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Athletics: Sports success is more than fun and games

The Advertiser, May 29, 2014

Listen long enough anyplace University of Louisiana at Lafayette fans gather, and you’ll hear some variation of a particular phrase. It may be pronounced with great pride. It may be offered timidly, as if the speaker is afraid of bringing down some jinx on the campus.

Here’s the phrase:

“This is the Golden Age of UL sports.”

The proposition is hard to dispute.

The Ragin’ Cajun softball team, which always seems to excel when other major university sports programs struggle, opens play against Kentucky at 7 p.m. today in the College World Series in Oklahoma City. The Cajun baseball team, ranked No. 1 in the nation, is the top seed in its own NCAA regional and will play Jackson State at 6 p.m. Friday at M.L. “Tigue” Moore Field.

In March, the men’s basketball team reached the NCAA tournament for the first time in nearly a decade.

And the football team, which not so long ago seemed doomed to permanent futility, has now won the New Orleans Bowl three straight years.

It wasn’t so long ago that the university had to be concerned about NCAA rules requiring Division I football schools to draw an average of at least 15,000 people per home game. Now the university is expanding Cajun Field’s seating capacity from 31,000 to 38,000, with an eye toward accommodating 60,000 fans eventually.

And these accomplishments don’t take into account the success of UL athletes in sports that don’t draw as much attention.

All this makes for some great fun, cheering for the Cajuns at Lamson, Cajun Field, the Tigue or the Cajundome. The region’s morale would be reason enough to justify the money and effort that has gone into improving UL’s athletic program.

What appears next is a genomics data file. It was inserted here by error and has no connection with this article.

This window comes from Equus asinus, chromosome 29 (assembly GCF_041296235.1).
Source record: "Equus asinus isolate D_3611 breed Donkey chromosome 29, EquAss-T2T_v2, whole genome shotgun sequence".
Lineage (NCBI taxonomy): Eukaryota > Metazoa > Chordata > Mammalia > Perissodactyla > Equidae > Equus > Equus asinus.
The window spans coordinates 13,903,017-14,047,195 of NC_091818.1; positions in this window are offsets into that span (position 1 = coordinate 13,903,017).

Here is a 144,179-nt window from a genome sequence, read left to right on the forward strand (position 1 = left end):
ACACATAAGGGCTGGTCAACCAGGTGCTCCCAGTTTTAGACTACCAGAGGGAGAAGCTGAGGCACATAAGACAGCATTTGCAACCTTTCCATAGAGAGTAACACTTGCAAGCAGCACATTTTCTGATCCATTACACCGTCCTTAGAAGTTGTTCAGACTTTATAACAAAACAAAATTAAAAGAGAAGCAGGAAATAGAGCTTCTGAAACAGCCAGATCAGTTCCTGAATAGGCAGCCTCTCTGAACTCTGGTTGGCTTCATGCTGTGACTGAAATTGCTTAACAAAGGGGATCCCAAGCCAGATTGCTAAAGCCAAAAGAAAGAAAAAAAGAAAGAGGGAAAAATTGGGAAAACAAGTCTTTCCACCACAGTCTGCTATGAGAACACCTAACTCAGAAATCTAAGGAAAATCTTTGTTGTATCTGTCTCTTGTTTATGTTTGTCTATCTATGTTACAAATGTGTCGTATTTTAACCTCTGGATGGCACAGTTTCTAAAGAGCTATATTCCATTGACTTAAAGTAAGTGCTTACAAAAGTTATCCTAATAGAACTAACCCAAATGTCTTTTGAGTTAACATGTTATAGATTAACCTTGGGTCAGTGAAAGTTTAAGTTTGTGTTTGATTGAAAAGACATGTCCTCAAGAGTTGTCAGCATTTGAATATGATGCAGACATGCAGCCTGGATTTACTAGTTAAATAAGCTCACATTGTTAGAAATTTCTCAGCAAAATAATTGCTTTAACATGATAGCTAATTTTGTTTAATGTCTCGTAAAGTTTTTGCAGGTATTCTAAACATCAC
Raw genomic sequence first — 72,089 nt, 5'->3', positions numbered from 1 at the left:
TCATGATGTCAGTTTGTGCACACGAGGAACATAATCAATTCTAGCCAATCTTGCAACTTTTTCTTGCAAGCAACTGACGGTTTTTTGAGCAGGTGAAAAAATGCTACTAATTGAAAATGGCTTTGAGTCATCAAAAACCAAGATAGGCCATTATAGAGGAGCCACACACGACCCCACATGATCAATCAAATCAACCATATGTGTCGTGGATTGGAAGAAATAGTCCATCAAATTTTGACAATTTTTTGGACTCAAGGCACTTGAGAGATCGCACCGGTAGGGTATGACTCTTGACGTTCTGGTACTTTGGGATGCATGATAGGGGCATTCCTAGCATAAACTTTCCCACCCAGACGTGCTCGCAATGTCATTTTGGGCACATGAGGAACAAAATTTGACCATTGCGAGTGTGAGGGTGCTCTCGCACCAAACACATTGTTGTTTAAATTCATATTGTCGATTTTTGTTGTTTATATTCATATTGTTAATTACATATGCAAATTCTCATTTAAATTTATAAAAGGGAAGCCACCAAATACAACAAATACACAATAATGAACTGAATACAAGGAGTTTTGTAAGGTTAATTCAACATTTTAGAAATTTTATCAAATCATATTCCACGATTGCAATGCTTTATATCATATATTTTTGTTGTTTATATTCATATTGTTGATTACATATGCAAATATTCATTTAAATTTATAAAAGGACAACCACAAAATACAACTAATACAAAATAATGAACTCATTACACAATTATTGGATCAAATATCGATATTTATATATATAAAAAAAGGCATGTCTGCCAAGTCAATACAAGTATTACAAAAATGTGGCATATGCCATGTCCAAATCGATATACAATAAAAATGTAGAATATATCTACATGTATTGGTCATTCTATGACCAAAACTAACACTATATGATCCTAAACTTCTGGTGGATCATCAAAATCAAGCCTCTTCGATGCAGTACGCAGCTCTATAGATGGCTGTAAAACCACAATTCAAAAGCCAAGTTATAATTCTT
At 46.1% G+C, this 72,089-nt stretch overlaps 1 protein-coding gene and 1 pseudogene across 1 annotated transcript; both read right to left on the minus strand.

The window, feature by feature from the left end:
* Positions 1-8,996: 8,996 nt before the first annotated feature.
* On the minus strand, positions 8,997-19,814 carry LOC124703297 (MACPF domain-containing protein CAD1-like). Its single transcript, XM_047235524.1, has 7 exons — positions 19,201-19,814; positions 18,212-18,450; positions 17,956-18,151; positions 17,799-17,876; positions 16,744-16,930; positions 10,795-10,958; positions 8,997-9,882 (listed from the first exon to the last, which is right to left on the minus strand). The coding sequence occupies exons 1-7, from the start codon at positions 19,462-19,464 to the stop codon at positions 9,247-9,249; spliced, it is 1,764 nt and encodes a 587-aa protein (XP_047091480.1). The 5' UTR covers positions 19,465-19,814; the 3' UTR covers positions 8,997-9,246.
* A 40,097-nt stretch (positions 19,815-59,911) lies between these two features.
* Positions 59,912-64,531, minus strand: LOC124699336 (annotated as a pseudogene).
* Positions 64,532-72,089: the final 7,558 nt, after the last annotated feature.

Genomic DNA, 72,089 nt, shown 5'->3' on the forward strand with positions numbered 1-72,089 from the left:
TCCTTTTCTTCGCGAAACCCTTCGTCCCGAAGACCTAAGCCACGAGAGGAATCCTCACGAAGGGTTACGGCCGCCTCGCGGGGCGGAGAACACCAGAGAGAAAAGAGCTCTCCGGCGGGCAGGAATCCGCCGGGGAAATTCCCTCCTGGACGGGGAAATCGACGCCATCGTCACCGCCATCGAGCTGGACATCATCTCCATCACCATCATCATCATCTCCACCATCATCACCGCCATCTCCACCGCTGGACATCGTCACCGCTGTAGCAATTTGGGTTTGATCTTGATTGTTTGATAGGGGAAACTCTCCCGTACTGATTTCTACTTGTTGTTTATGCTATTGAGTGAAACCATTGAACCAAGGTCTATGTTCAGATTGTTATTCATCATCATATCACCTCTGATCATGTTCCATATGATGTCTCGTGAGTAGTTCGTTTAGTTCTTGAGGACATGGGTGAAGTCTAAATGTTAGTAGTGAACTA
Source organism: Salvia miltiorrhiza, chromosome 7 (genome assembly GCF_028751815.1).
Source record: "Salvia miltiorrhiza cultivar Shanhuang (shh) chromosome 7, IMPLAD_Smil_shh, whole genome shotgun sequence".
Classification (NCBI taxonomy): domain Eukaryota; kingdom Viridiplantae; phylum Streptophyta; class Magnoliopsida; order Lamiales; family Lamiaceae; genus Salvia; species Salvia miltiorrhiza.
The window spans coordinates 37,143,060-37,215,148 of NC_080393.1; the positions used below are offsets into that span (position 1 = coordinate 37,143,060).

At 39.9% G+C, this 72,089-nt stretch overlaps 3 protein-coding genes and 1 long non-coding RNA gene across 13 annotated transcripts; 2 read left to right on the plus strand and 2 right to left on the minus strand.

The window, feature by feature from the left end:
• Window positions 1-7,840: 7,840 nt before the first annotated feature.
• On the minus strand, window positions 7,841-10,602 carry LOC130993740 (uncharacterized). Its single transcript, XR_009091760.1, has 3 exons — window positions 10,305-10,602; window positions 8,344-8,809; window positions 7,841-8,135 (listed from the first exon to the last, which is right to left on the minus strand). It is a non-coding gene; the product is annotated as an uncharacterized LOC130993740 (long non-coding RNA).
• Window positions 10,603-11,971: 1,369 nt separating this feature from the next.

But the university will be even better off if it can manage to translate athletic success into the sort of prestige that attracts intellectual talent and financial support.

The link isn’t as tenuous as it might seem. Nelson Schexnayder, the former UL athletic director, used to pose the question this way: Which university has the better computer science program, UL or Notre Dame?

The point, of course, is that our reflex is to say Notre Dame, largely because the school’s legendary athletic programs make it seem bigger than life. In fact, Notre Dame didn’t have a computer science program when Schexnayder said that in the mid-1990s (although it does now). UL’s computer science program was, then as now, one of the best in the country.

At the very least, the improving fortunes of Cajun sports teams could take some of the financial pressure off the university budget after several years of deep budget cuts.

While so-called revenue-generating sports like football and basketball subsidize the less visible sports at many larger universities, all UL’s sports teams have traditionally relied on general fund support. Any additional revenue that Cajun sports bring in — either at the turnstile or in the form of donations from boosters — can only help the university’s bottom line. A Lafayette Economic Development Authority report released Wednesday said the 2013 UL football team had an economic impact of more than $27 million here.

But there’s plenty of time to worry about bean-counting. For now, let’s get behind the UL softball and baseball teams as they fight their postseason battles.